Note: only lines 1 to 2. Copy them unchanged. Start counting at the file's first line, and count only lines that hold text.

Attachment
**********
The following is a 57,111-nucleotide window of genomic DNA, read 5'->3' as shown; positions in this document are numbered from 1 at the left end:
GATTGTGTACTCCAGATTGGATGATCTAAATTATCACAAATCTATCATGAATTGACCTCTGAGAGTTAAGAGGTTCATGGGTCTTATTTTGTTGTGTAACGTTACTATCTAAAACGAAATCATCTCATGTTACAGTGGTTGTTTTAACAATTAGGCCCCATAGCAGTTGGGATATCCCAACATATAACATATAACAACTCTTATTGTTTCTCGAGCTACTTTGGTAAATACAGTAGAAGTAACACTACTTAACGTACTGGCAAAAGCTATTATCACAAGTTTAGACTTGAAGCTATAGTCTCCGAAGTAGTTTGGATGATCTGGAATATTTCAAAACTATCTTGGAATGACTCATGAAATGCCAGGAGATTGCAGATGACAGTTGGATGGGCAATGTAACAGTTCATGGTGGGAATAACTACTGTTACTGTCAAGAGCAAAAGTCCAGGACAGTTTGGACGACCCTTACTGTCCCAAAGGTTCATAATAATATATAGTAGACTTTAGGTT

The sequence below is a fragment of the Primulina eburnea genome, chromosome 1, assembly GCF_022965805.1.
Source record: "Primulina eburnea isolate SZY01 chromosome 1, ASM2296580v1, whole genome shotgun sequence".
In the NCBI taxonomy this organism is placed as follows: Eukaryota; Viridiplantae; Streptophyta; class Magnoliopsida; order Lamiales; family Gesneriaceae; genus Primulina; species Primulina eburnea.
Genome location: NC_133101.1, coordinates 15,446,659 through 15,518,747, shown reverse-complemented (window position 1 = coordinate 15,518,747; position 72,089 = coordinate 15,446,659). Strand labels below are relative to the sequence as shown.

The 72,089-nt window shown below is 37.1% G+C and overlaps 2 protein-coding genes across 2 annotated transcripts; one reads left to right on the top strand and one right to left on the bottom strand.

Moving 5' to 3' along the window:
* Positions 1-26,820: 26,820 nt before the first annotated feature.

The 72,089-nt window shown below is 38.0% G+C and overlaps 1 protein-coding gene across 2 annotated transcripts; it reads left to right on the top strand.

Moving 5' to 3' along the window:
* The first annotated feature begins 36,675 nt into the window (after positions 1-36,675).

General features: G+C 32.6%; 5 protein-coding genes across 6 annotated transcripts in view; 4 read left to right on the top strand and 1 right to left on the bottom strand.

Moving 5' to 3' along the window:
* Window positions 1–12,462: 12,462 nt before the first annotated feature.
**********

The following is a 57,111-nucleotide window of genomic DNA, read 5'->3' as shown; positions in this document are numbered from 1 at the left end:
GATTGTGTACTCCAGATTGGATGATCTAAATTATCACAAATCTATCATGAATTGACCTCTGAGAGTTAAGAGGTTCATGGGTCTTATTTTGTTGTGTAACGTTACTATCTAAAACGAAATCATCTCATGTTACAGTGGTTGTTTTAACAATTAGGCCCCATAGCAGTTGGGATATCCCAACATATAACATATAACAACTCTTATTGTTTCTCGAGCTACTTTGGTAAATACAGTAGAAGTAACACTACTTAACGTACTGGCAAAAGCTATTATCACAAGTTTAGACTTGAAGCTATAGTCTCCGAAGTAGTTTGGATGATCTGGAATATTTCAAAACTATCTTGGAATGACTCATGAAATGCCAGGAGATTGCAGATGACAGTTGGATGGGCAATGTAACAGTTCATGGTGGGAATAACTACTGTTACTGTCAAGAGCAAAAGTCCAGGACAGTTTGGACGACCCTTACTGTCCCAAAGGTTCATAATAATATATAGTAGACTTTAGGTT